California Man Sentenced to 20 Years for Drug Trafficking in Wyoming
A California man will be in his mid-70s after 20 years of imprisonment for trafficking 60 pounds, $250,000 worth, of illegal drugs on Interstate 80 last year, a federal judge in Casper ruled Wednesday.
Arnold Butler, 54, heard the sentence, including 10 years of probation after release from custody, handed down by Chief U.S. District Court Judge Scott Skavdahl at the end of a two-hour hearing at the Ewing T. Kerr Federal Building.
In January, a jury found him guilty of intent to distribute large quantities of methamphetamine, heroin, cocaine, fentanyl, and conspiracy to distribute them.
During the sentencing hearing, Wyoming U.S. Attorney Mark Klaassen briefly outlined the history of the case, starting May 15, 2019, when a Wyoming Highway Patrol trooper patrolling I-80 east of Cheyenne pulled over a flatbed tow truck with a dusty salvage car strapped on the back.
The trooper observed the truck did not have a U.S. Department of Transportation identification, and spoke to Butler who gave inconsistent answers.
Court testimony and documents said the trooper had Butler drive the tow truck to a nearby port of entry, and found that Butler had a previous conviction for transporting drugs. A K9 alerted to the presence of controlled substances and the discovery of a compartment containing the drugs. This investigation coincided with the investigation of a drug-trafficking organization in California, Klaassen said later in a news release.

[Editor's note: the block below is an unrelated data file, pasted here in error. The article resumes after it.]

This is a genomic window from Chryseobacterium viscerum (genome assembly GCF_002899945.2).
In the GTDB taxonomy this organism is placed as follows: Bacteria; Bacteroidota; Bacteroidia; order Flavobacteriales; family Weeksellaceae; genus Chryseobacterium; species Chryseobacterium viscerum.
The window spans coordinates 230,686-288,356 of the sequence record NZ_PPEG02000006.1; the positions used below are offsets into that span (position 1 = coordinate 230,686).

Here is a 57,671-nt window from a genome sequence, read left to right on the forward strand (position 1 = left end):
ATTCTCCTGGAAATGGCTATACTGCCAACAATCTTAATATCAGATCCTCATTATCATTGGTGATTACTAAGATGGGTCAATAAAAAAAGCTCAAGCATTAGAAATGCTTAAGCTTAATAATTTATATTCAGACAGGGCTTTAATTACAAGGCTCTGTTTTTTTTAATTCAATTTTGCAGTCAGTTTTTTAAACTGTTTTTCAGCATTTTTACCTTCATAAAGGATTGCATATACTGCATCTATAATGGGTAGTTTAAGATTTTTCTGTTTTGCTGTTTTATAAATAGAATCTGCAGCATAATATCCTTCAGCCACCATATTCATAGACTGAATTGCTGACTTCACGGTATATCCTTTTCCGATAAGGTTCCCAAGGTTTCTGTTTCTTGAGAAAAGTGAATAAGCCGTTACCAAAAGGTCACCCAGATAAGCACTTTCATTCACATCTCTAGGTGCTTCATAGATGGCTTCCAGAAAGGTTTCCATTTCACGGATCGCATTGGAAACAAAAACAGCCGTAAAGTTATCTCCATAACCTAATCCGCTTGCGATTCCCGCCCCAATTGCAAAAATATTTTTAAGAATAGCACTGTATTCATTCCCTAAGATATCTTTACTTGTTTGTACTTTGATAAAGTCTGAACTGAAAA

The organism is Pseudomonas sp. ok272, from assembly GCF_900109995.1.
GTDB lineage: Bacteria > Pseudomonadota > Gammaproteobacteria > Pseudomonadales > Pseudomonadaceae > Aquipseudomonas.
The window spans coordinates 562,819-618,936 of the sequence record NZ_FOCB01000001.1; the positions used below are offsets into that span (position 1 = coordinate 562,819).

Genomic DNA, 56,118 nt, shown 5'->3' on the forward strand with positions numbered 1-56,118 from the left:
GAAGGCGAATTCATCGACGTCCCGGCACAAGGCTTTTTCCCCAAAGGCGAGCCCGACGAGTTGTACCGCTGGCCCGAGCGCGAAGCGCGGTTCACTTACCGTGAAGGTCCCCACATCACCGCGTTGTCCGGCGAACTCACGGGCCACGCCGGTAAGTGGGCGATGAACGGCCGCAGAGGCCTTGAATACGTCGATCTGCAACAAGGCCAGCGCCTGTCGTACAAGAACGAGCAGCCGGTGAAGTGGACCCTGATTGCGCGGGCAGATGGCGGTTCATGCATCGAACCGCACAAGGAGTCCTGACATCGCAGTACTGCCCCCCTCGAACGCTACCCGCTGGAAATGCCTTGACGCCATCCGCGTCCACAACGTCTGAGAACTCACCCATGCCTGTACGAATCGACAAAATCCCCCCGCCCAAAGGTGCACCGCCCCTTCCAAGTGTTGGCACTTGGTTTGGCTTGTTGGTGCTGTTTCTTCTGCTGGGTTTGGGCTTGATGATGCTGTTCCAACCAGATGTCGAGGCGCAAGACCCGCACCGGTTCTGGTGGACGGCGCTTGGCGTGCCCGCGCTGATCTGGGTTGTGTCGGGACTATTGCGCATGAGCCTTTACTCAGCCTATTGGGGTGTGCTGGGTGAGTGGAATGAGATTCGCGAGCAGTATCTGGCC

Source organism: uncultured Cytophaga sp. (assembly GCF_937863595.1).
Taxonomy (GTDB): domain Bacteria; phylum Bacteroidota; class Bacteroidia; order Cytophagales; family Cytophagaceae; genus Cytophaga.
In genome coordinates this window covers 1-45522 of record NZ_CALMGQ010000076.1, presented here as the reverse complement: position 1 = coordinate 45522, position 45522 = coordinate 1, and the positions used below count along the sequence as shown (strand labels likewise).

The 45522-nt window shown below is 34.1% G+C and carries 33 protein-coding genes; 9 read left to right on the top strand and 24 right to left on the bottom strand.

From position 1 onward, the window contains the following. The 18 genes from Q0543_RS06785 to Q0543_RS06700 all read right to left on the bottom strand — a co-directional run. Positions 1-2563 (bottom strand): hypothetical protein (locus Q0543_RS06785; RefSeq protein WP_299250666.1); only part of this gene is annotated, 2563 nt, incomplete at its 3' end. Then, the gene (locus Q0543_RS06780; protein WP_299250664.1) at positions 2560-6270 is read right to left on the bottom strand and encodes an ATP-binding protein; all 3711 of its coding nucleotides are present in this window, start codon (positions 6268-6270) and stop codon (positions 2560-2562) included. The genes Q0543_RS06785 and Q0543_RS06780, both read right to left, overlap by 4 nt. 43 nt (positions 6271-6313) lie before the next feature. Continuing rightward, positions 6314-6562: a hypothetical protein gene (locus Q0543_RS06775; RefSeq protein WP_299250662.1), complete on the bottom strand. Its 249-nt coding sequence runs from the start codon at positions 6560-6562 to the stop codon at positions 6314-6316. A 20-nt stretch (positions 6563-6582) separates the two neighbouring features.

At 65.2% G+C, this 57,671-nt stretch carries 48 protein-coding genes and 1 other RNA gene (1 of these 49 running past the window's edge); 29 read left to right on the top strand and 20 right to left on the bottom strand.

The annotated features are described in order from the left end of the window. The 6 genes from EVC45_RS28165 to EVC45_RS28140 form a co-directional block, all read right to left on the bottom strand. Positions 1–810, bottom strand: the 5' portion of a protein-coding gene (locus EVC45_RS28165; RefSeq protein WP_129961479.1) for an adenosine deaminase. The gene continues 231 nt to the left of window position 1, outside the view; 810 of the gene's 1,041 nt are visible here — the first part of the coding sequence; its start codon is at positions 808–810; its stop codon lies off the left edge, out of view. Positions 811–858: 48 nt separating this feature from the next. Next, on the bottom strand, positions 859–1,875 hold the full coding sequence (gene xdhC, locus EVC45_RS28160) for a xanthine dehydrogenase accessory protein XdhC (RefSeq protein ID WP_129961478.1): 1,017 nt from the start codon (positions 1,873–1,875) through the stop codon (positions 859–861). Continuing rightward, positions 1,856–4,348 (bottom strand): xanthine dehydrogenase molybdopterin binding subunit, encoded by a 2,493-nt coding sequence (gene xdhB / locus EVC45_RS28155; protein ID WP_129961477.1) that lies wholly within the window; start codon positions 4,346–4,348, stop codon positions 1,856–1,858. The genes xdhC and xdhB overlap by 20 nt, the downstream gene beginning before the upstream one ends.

"It may be the largest single amount ever interdicted on a Wyoming highway," Klaassen told Skavdahl.
"He'd been caught doing the same thing in 1998," he added.
The late federal Judge Clarence Brimmer sentenced Butler to 21 years 10 months imprisonment for trafficking cocaine in Wyoming, Klaassen said, adding Butler had escaped from custody and was on probation when arrested last year.
Klaassen urged Skavdahl to follow the federal sentencing guidelines -- a combination of the seriousness of the offense and previous criminal history -- and sentence him to 21 years 10 months in part as a deterrent to others who might think about trafficking large amounts of illegal drugs.
But defense attorney Keith Nachbar asked Skavdahl for a 15-year sentence, saying Butler will be nearly 70 when released and, if he survives prison, will not be a threat to society.
Nachbar also had an old friend of Butler appear by videoconference who worked with a Sacramento organization called Advance Peace, which advocates for reduced gun violence and helps young people considering a life of crime.
Butler was involved with Advance Peace, and the friend said Butler was a good mediator, was a mentor for young people, and that he would not have been allowed to work with the organization if he was affiliated with a gang.
Nachbar said a 15-year sentence would, in effect, be a life sentence. Another six years and 10 months would not make any difference for Butler's punishment, nor do anything as a deterrent, he said. "I'm asking the court to exercise discretion."
Butler spoke, too, saying that he has high blood pressure and is a borderline diabetic, and family members died young because of the disease.
"Twenty years is probably a life sentence for me," he said. "It's harsh that the government is pushing for it."
Butler added that his son was shot to death and his daughter hung herself during the trial in January.
Skavdahl sympathized with Butler, saying he could not fathom the pain he's endured.
But Butler wasn't out of prison for two years before becoming involved in drug trafficking again and that conduct warranted a higher sentence, the judge said before handing down the sentence, Skavdahl said.
"Mr. Butler, I hope 20 years is sufficient," he said.
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